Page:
Martinson appointed FSA comms director

The Food Standards Agency - set up in April to allay public fears in the wake of the BSE crisis - has appointed Neil Martinson as its first director of communications.

The Food Standards Agency - set up in April to allay public fears

in the wake of the BSE crisis - has appointed Neil Martinson as its

first director of communications.



Martinson joins the organisation at the beginning of July from BBC News

where he is currently head of media relations. He will run a department

which will have responsibilities for media relations, public affairs and

a public health enquiry line.



Martinson said: ’Food safety is a big issue and it will be exciting to

be in there at the start, setting up the department and recruiting new

people. There is a large demand for accurate information about food

safety and we will be filling this need.There is a big scope, we will

also be incorporating some activities from the Ministry of Agriculture,

Fisheries and Food.’



He added: ’The main challenge will be in communicating effectively to

people what they can expect in an area where there is a lot of

confusion.



Take food labelling for example, what does ’farm fresh’ mean?’



The department he joins is currently 14 strong - including four press

officers, four publicity officers and five people manning the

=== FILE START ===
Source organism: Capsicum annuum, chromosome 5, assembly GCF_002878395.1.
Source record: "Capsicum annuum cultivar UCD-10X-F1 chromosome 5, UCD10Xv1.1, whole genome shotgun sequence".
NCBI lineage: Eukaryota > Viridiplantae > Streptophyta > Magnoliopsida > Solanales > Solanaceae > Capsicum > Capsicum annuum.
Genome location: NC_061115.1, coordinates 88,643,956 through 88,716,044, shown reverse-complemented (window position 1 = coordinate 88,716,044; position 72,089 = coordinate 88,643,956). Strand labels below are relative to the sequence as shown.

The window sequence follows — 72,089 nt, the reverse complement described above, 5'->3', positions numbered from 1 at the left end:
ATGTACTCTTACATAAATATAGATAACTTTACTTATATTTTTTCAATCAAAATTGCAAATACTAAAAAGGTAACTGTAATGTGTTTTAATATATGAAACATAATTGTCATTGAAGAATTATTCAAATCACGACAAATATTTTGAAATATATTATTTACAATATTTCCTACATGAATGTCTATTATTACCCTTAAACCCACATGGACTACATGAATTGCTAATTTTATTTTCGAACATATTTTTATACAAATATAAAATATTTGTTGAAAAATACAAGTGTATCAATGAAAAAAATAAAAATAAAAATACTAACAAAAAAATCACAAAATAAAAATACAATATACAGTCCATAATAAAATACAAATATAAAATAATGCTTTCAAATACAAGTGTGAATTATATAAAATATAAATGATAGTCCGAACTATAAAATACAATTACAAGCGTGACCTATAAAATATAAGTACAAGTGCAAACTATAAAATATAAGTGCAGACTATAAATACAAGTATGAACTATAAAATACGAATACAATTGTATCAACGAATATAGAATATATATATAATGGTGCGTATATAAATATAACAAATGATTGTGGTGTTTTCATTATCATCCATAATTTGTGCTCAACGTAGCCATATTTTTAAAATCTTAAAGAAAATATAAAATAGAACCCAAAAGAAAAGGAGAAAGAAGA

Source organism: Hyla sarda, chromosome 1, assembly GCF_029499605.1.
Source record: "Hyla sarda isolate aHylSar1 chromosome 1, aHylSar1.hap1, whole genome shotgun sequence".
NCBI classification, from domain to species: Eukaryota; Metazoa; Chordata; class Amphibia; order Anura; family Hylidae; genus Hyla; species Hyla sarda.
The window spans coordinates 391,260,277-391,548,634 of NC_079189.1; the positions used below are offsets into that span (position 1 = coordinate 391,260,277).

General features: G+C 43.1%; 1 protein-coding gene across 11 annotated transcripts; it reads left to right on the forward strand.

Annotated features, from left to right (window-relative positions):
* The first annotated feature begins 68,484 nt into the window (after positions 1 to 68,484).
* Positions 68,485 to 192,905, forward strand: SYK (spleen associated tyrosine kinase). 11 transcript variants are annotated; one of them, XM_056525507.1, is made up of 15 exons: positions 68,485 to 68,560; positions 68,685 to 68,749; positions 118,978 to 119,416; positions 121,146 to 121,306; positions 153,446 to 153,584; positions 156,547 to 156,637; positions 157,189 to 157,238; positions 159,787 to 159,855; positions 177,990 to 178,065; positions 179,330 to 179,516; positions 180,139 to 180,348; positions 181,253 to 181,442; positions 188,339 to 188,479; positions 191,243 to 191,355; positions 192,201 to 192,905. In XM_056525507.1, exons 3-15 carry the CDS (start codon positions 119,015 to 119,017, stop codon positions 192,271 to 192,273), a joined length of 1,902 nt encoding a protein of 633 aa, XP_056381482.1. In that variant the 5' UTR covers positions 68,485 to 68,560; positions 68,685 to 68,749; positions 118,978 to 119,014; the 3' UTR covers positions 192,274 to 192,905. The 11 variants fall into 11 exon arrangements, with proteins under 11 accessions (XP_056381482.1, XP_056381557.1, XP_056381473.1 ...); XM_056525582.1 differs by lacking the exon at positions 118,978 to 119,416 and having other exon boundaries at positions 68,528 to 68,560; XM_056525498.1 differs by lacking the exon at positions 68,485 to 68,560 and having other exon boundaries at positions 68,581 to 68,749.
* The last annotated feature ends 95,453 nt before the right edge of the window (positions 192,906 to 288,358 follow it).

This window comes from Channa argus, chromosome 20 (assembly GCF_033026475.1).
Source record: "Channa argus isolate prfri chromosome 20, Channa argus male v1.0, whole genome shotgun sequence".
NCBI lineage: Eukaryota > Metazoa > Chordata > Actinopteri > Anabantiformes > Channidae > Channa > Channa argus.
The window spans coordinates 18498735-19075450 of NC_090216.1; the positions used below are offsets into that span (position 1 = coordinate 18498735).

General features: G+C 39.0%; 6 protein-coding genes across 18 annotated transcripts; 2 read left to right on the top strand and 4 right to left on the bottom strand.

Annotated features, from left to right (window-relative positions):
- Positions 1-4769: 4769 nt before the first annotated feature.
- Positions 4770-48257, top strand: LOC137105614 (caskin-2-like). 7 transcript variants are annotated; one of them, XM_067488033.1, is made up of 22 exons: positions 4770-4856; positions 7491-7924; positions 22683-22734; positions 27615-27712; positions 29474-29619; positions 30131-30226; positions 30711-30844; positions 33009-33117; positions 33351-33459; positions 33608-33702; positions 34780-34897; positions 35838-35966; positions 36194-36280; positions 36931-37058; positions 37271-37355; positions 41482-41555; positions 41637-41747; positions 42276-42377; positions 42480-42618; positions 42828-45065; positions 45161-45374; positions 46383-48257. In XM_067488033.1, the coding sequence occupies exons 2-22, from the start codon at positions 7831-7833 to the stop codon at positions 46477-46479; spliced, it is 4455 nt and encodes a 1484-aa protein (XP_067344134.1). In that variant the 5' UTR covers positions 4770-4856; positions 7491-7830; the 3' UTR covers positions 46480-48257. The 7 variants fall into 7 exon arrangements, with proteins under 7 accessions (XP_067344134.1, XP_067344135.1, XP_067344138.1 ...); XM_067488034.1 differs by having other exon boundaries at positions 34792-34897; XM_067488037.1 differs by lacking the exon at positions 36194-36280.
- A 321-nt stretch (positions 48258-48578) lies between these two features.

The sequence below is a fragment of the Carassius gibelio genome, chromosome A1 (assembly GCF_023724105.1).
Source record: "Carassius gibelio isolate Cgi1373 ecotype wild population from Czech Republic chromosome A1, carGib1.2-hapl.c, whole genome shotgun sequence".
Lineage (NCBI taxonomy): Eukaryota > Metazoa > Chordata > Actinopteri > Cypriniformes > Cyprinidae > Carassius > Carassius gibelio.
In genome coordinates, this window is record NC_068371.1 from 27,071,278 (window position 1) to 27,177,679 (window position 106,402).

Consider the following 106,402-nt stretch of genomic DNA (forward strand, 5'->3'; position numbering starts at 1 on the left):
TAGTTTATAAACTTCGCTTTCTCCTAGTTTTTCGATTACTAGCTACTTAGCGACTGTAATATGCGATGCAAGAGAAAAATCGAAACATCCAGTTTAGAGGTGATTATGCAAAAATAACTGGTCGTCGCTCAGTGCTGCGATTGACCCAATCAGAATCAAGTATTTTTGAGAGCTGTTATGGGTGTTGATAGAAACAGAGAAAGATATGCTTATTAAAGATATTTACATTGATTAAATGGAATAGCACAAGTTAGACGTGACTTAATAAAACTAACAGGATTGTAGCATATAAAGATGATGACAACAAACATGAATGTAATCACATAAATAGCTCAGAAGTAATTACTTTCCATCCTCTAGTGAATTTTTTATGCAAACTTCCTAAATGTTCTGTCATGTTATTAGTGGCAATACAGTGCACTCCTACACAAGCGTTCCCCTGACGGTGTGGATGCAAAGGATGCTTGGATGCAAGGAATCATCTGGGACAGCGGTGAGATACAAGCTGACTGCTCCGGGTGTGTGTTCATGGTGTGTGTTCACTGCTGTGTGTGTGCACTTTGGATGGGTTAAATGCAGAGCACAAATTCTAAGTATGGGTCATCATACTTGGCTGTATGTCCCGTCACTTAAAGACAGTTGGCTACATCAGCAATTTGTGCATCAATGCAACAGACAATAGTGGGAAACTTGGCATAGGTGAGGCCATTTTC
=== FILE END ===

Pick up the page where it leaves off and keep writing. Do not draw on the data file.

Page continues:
helpline.



One of Martinson’s first tasks will be to look at this structure and see

if it can be improved.



The FSA is currently in the process of creating five new roles including

head of publicity, new media editor, editor for a range of publications,

plus two more press officers. All will report to Martinson.



He replaces Leonie Austin, who was seconded from the DTI press office to

head media relations for the first six months of the FSA’s

existence.



Austin is set to continue at the FSA in a full time communications

position in ’a role that is still to be determined,’ said Martinson.



One of the FSA’s main activities will be running specific campaigns on

topical issues, but Martinson does not anticipate any agency

involvement.



Prior to working at the BBC for two years, he was deputy head of press

and publicity in the early days of the Dome and has also been a

freelance consultant for three years. He also headed communications at

Haringay Council between 1989 and 1994. He will report to FSA chief

executive Geoffrey Podger.



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